We are now looking at the healing process. The Big Boom has destroyed the dilapidated buildings that we were ignoring so that now everything is on the table. Therapists will be visited individually and couples therapy is in the near future. Holding a grudge is not a choice for either of us if we want to heal so we have to offer reassurance and honest communication, even when it is difficult. This is all a process and it will not take overnight. My hope is that we grow as a couple. That I learn that I am safe expressing my feelings in a healthy way. That he learns that sometimes you do have to discuss problems and saying “I’m sorry,” is not always enough. We are forever changed moving forward, much like the exploded house I described, it will be different…but it could be better. It could be stronger. It could be more beautiful.
We fell short in the communication department and we are paying the price with hefty repairs now. Practicing good communication and open discussion is the foundation for healthy growth. Here are some healthy communication suggestions that I found on www.loveisrespect.org. This is an amazing website that not only helps with issues such as communication, but also helps with identifying abuse and other relationship issues. I highly recommend checking it out! Here are their suggestions for healthy communication:
- Find the Right Time – If something is bothering you and you would like to have a conversation about it, it can be helpful to find the right time to talk. Try to find a time when both you and your partner are calm and not distracted, stressed, or in a rush. You might even consider scheduling a time to talk if one or both of you is really busy!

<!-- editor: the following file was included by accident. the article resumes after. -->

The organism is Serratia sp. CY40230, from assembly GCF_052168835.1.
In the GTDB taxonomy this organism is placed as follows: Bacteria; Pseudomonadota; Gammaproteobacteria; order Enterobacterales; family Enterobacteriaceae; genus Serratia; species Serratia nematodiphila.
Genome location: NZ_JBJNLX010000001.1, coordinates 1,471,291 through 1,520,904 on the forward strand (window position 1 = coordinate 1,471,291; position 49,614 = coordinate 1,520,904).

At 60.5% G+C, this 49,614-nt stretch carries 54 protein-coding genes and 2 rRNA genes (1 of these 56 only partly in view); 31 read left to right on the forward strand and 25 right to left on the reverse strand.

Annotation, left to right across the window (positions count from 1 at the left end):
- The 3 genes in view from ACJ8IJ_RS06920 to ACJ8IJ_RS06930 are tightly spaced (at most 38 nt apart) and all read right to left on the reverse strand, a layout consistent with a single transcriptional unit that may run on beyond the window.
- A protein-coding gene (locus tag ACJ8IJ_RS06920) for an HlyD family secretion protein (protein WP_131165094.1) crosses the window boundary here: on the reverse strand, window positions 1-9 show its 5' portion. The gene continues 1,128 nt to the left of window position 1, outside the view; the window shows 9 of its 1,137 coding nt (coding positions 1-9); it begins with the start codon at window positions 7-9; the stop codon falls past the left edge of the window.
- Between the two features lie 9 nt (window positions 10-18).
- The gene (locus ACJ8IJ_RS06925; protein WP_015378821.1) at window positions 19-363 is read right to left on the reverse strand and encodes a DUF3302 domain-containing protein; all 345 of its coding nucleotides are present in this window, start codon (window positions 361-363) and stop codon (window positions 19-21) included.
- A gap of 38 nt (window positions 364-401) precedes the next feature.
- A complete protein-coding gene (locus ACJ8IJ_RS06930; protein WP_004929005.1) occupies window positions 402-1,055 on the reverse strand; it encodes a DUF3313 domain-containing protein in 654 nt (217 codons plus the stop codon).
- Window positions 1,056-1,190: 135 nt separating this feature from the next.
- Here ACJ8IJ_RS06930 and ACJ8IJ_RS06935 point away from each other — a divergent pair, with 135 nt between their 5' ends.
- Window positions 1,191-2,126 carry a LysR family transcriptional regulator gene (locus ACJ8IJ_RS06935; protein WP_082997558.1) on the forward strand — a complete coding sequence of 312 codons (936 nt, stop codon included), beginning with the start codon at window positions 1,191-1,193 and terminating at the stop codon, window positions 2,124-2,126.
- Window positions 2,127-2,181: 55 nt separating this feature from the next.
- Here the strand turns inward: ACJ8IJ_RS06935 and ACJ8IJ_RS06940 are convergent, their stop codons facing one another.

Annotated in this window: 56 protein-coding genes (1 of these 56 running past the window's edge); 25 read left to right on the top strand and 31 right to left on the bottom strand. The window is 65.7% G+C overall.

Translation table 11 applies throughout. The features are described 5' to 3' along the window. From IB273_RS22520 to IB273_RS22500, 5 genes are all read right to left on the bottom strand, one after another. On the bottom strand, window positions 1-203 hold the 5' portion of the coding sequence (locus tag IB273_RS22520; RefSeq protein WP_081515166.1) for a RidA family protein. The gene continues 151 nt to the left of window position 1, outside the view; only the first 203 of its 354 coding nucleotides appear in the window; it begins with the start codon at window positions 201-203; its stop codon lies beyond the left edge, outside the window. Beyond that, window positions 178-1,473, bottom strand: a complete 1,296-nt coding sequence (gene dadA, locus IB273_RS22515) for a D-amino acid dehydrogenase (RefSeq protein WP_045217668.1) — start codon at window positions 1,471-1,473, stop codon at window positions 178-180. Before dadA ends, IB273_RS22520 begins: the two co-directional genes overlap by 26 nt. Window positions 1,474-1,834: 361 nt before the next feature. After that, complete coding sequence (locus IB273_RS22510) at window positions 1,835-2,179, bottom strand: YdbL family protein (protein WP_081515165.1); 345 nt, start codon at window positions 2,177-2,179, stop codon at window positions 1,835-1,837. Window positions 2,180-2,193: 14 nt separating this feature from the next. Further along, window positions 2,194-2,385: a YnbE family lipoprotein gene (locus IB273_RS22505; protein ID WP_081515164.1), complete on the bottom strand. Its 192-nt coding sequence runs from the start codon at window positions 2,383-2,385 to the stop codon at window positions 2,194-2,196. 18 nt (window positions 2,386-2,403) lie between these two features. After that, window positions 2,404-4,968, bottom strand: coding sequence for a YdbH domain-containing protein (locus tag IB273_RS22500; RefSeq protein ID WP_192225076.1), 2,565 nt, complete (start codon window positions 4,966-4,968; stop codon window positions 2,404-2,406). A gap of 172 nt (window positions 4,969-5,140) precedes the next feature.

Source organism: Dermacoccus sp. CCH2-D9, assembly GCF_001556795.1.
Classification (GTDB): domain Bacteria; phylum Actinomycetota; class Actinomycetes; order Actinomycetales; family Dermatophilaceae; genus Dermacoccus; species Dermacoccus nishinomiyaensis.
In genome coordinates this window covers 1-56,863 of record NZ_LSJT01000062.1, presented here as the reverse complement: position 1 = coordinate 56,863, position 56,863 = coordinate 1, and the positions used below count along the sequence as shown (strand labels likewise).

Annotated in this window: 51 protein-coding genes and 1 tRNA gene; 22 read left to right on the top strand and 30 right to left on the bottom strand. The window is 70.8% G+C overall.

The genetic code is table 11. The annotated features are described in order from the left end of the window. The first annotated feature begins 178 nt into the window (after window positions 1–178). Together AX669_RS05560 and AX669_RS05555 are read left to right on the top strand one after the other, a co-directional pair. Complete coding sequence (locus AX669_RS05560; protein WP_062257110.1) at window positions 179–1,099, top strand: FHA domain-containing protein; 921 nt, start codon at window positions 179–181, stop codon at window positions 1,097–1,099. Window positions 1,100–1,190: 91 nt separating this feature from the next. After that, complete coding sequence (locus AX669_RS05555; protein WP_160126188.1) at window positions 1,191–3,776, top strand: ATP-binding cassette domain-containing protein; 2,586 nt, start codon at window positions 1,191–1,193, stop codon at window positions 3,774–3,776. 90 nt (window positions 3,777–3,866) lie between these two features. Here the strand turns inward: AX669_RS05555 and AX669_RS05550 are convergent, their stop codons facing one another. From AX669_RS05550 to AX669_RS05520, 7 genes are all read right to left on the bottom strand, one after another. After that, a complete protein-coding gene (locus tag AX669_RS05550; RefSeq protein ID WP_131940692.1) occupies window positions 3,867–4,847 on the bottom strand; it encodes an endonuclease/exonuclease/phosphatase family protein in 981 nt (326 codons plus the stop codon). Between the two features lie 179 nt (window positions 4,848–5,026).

- Talk Face to Face – Avoid talking about serious matters or issues in writing. Text messages, letters and emails can be misinterpreted. Talk in person so there aren’t any unnecessary miscommunications. If you’re having trouble collecting your thoughts, consider writing them down ahead of time and reading them out loud to your partner.
- Do Not Attack – Even when we mean well, we can sometimes come across as harsh because of our word choice. Using “you” can sound like you’re attacking, which will make your partner defensive and less receptive to your message. Instead, try using “I” or “we.” For example, say “I feel like we haven’t been as close lately” instead of “You have been distant with me.”
- Be Honest – Agree to be honest. Sometimes the truth hurts, but it’s the key to a healthy relationship. Admit that you aren’t always perfect and apologize when you make a mistake instead of making excuses. You will feel better and it will help strengthen your relationship.
- Check Your Body Language – Let your partner know you’re really listening by giving them your full attention: sit up, face them and make eye contact when speaking. Don’t take a phone call, text or play a video game when you’re talking. Show your partner you respect them by listening and responding.
- Use the 48 Hour Rule – If your partner does something that makes you angry, you need to tell them about it. But you don’t have to do so right away. If you’re still hurt 48 hours later, say something. If not, consider forgetting about it. But remember your partner can’t read your mind. If you don’t speak up when you’re upset, there is no way for them to apologize or change. Once you do mention your hurt feelings and your partner sincerely apologies, let it go. Don’t bring up past issues if they’re not relevant.
I wish I could say that my husband and I followed the above suggestions, obviously we did not, not consistently anyway. The good news is we are working on that now and are trying to rebuild and start over. If a trauma survivor with PTSD and a recovering crackhead can do it…I’m guessing you can too. Much love and healing to you all.